Regina International Airport is among seven being reviewed by NAV Canada. (John Hill/Twitter)

Bogusz says they’ve asked NAV Canada numerous times to halt the review, and asked the minister of transport to step in. 

“NAV Canada, unfortunately, has a very narrow scope. What they’re looking at, they see this as a safety review, only they’re not taking into consideration future growth, future viability of growing province, the capital city status. None of this seems to matter,” he said. “And we don’t agree with that at all.”

Renaming Dewdney Park on agenda 

The planning commission is also set to discuss the renaming of Dewdney Park. City council unanimously approved the renaming of Dewdney Pool — in the park — last week. 

In past reports from the city administration, it said Edgar Dewdney was a historical figure who was “directly responsible for the development and administration of harmful policies toward Indigenous peoples,” including establishing and overseeing residential schools.

In July 2020, the group Decolonizing Relations submitted a petition requesting the pool, park and Dewdney Avenue be renamed. The city is currently creating a legacy process to review the avenue name.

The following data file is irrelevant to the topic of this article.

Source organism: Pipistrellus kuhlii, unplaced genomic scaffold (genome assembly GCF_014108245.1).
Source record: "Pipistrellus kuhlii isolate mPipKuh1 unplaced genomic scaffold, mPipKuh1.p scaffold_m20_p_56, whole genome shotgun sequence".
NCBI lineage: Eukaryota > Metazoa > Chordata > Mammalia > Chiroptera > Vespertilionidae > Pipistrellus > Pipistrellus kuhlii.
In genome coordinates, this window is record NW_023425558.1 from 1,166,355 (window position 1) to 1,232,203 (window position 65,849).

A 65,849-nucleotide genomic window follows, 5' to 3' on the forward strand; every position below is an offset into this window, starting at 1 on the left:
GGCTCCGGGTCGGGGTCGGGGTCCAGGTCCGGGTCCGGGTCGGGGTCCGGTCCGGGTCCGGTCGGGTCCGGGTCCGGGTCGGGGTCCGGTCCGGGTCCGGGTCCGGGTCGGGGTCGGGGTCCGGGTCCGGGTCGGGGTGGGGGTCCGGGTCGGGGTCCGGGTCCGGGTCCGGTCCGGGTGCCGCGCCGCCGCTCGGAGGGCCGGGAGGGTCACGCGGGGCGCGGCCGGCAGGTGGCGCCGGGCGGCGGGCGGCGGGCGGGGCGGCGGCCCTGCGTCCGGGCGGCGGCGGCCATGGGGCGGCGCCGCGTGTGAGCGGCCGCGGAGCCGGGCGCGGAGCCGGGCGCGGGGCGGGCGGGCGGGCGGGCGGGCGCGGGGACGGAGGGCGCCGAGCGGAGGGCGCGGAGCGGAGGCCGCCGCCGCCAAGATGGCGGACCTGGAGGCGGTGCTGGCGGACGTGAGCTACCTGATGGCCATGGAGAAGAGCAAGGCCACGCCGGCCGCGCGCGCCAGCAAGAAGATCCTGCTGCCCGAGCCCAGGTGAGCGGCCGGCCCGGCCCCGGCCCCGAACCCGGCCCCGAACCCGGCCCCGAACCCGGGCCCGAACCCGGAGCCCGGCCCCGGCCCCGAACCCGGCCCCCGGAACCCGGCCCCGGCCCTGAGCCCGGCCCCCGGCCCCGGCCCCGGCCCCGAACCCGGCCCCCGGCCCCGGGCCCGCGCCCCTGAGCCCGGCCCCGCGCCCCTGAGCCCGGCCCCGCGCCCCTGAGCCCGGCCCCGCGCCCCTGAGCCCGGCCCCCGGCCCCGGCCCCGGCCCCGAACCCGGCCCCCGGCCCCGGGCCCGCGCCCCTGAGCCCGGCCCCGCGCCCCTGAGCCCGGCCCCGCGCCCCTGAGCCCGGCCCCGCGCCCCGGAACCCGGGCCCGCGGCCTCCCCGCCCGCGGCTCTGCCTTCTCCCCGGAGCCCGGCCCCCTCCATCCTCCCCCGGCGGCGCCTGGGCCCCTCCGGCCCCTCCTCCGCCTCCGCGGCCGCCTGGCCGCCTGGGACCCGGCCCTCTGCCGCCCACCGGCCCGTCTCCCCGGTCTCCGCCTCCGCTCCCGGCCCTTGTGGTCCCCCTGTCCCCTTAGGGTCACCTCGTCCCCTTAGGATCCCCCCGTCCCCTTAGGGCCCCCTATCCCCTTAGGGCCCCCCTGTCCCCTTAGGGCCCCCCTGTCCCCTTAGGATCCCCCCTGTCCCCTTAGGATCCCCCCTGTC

If it gets final approval on Wednesday, the park would be renamed Buffalo Meadows Park,a name approved by the North Central Community Association and Central Zone board. The city would then work with local groups and a local elder to hold a ceremony in spring 2021.

Dewdney Pool was approved to be renamed last week, while a report recommending Dewdney Park be renamed goes before the Regina planning commission today. (Kirk Fraser/CBC)

In another development, the executive committee is set hear about the first part of planning for a replacement facility for the Brandt Centre. 

The report — called Brandt Centre 2.0 — is the first phase in strategizing for the future of the Brandt Centre. Councillors will get feedback from local residents and, if they decide the planning can continue, an economic impact assessment will at sites and funding. 

The cost of replacing the facility exactly is estimated at $78.4 million. City administration says in the report it would cost an estimated $100 million to build a new, multi-purpose event centre to “meet the needs” of Regina for the next 50 years. 

Duplicating the Brandt Centre would cost an estimated $78.4 million. But building a new, multi-purpose event centre to ‘meet the needs’ of Regina for the next 50 years would cost an estimated $100 million, city officials said in a recent report. (Neil Cochrane/CBC)

The Brandt Centre, a 43-year old multi-use facility, is home to the Regina Pats Hockey Club and hosts numerous sporting and cultural events and concerts.

The committee will also debate supporting the 2022 Saskatchewan Winter Games with an in-kind donation of facility rentals, valued up to $50,000. The 2021 Saskatchewan Winter Games were cancelled in advance due to the coronavirus pandemic.